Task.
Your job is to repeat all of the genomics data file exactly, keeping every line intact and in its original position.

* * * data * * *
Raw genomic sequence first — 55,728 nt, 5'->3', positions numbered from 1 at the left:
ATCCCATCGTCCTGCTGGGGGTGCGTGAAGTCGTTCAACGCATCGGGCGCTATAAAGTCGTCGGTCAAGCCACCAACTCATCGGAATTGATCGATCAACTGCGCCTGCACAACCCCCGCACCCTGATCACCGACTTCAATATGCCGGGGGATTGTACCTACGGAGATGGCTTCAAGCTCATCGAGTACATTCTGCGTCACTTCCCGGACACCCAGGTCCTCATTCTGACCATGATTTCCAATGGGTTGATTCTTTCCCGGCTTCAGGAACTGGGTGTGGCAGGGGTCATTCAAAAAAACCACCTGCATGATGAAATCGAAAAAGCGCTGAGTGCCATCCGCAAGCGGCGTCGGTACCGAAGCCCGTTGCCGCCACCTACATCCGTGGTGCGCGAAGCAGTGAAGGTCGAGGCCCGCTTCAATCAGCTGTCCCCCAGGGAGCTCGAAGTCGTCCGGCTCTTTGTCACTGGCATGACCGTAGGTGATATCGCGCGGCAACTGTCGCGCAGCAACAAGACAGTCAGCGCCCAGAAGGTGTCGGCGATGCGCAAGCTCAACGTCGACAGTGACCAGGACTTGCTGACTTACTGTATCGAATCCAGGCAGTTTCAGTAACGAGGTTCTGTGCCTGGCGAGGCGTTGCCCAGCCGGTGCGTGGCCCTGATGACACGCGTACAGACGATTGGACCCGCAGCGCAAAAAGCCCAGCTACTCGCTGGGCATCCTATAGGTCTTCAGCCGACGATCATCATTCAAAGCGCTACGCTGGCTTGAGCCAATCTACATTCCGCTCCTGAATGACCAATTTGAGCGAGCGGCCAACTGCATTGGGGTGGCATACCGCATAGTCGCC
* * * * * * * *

Raw genomic sequence first — 55,728 nt, 5'->3', positions numbered from 1 at the left:
ATCCCATCGTCCTGCTGGGGGTGCGTGAAGTCGTTCAACGCATCGGGCGCTATAAAGTCGTCGGTCAAGCCACCAACTCATCGGAATTGATCGATCAACTGCGCCTGCACAACCCCCGCACCCTGATCACCGACTTCAATATGCCGGGGGATTGTACCTACGGAGATGGCTTCAAGCTCATCGAGTACATTCTGCGTCACTTCCCGGACACCCAGGTCCTCATTCTGACCATGATTTCCAATGGGTTGATTCTTTCCCGGCTTCAGGAACTGGGTGTGGCAGGGGTCATTCAAAAAAACCACCTGCATGATGAAATCGAAAAAGCGCTGAGTGCCATCCGCAAGCGGCGTCGGTACCGAAGCCCGTTGCCGCCACCTACATCCGTGGTGCGCGAAGCAGTGAAGGTCGAGGCCCGCTTCAATCAGCTGTCCCCCAGGGAGCTCGAAGTCGTCCGGCTCTTTGTCACTGGCATGACCGTAGGTGATATCGCGCGGCAACTGTCGCGCAGCAACAAGACAGTCAGCGCCCAGAAGGTGTCGGCGATGCGCAAGCTCAACGTCGACAGTGACCAGGACTTGCTGACTTACTGTATCGAATCCAGGCAGTTTCAGTAACGAGGTTCTGTGCCTGGCGAGGCGTTGCCCAGCCGGTGCGTGGCCCTGATGACACGCGTACAGACGATTGGACCCGCAGCGCAAAAAGCCCAGCTACTCGCTGGGCATCCTATAGGTCTTCAGCCGACGATCATCATTCAAAGCGCTACGCTGGCTTGAGCCAATCTACATTCCGCTCCTGAATGACCAATTTGAGCGAGCGGCCAACTGCATTGGGGTGGCATACCGCATAGTCGCC